Climate Change: Heatwaves and Poverty in Pakistan

Posted 8 December 2014 by Jalees Rehman

In the summer of 2010, over 20 million people were affected by the summer floods in Pakistan. Millions lost access to shelter and clean water, and became dependent on aid in the form of food, drinking water, tents, clothes and medical supplies in order to survive this humanitarian disaster. It is estimated that at least $1.5 billion to $2 billion were provided as aid by governments, NGOs, charity organizations and private individuals from all around the world, and helped contain the devastating... Read more

Moral Time: Does Our Internal Clock Influence Moral Judgments?

Posted 20 October 2014 by Jalees Rehman

Does morality depend on the time of the day? The study "The Morning Morality Effect: The Influence of Time of Day on Unethical Behavior" published in October of 2013 by Maryam Kouchaki and Isaac Smith suggested that people are more honest in the mornings, and that their ability to resist the temptation of lying and cheating wears off as the day progresses. In a series of experiments, Kouchaki and Smith found that moral awareness and self-control in their study subjects decreased... Read more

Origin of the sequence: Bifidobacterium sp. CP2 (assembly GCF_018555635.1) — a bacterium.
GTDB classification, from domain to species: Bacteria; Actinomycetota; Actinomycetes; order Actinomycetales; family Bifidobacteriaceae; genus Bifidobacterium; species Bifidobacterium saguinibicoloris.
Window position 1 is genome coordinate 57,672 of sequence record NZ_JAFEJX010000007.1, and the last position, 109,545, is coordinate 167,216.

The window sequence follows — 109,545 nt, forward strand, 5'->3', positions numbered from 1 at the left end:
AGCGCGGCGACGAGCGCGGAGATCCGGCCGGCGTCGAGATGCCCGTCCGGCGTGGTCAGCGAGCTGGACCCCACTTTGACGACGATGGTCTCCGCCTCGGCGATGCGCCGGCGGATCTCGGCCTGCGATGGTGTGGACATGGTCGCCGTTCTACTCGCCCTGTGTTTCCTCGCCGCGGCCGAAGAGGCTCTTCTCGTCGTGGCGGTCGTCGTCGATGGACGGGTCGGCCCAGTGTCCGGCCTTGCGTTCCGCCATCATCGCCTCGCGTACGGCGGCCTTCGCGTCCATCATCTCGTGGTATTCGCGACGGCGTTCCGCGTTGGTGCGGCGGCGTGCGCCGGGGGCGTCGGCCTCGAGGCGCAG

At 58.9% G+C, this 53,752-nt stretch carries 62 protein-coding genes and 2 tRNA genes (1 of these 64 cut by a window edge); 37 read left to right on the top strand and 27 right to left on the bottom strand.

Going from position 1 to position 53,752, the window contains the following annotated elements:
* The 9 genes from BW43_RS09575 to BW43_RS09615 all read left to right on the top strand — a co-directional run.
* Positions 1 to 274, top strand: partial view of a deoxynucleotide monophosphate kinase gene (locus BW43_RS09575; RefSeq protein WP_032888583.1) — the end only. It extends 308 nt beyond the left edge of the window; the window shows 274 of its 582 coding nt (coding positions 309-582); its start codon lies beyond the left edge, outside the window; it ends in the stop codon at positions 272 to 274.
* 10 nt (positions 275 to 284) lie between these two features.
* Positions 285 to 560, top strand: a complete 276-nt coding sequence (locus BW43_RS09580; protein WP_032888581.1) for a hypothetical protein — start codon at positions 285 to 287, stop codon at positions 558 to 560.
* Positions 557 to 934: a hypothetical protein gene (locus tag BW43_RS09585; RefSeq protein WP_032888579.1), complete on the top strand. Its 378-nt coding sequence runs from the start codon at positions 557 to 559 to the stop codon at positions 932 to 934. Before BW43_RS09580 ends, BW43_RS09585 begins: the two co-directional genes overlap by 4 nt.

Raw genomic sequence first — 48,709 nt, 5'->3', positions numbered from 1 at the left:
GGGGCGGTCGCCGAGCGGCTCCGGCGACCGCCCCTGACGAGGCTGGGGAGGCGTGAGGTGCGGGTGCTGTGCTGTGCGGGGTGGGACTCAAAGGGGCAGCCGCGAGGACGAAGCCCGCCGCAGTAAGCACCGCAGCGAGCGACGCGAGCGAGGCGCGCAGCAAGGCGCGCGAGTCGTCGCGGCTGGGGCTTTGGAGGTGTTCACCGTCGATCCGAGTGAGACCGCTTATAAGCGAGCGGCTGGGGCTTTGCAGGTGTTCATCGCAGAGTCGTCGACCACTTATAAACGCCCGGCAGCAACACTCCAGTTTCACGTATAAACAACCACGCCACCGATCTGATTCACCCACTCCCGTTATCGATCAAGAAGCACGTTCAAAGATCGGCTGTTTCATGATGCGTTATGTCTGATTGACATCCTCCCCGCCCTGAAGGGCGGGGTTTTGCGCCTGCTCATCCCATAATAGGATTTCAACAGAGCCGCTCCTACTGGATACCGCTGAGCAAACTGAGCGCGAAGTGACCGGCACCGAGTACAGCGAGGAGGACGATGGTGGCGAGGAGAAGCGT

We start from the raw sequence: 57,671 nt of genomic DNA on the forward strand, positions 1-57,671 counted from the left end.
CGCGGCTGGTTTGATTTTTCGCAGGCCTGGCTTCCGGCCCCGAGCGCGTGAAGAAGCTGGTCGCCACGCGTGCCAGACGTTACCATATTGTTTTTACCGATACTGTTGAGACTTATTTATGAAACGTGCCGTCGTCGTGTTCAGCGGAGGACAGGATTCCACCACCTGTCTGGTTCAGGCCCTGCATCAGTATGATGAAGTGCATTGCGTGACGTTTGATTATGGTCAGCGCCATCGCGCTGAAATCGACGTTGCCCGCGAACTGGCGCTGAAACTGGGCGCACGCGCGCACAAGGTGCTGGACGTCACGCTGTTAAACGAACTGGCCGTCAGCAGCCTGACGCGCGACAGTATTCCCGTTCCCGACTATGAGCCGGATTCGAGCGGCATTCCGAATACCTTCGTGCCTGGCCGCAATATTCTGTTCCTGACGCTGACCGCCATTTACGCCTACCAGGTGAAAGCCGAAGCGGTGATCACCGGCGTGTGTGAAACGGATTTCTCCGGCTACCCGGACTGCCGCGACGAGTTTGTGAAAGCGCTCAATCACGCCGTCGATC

The Psychology of Procrastination: How We Create Categories of the Future

Posted 12 October 2014 by Jalees Rehman

"Do not put your work off till tomorrow and the day after; for a sluggish worker does not fill his barn, nor one who puts off his work: industry makes work go well, but a man who puts off work is always at hand-grips with ruin."        Hesiod in "The Works and Days" Paying bills, filling out forms, completing class assignments or submitting grant proposals – we all have the tendency to procrastinate. We may engage in trivial activities... Read more

Builders and Blocks – Engineering Blood Vessels with Stem Cells

Posted 17 September 2014 by Jalees Rehman

Back in 2001, when we first began studying how regenerative cells (stem cells or more mature progenitor cells) enhance blood vessel growth, our group as well as many of our colleagues focused on one specific type of blood vessel: arteries. Arteries are responsible for supplying oxygen to all organs and tissues of the body and arteries are more likely to develop gradual plaque build-up (atherosclerosis) than veins or networks of smaller blood vessels (capillaries). Once the amount of plaque in... Read more

Fasting Improves Recovery of Bone Marrow Stem Cells after Chemotherapy

Posted 22 July 2014 by Jalees Rehman

[Note: This is a guest post by Tauseef (@CellSpell)] Fasting is defined as either completely abstaining from or minimizing food intake for a defined period time - ranging from about 12 hours to even a few weeks. Calorie restriction, on the other hand, refers to an overall reduction in the daily calorie intake by about 20%-40% without necessarily reducing the meal intake frequency. Although calorie restriction is well-suited for weight loss and thus also reduces the risk of chronic diseases... Read more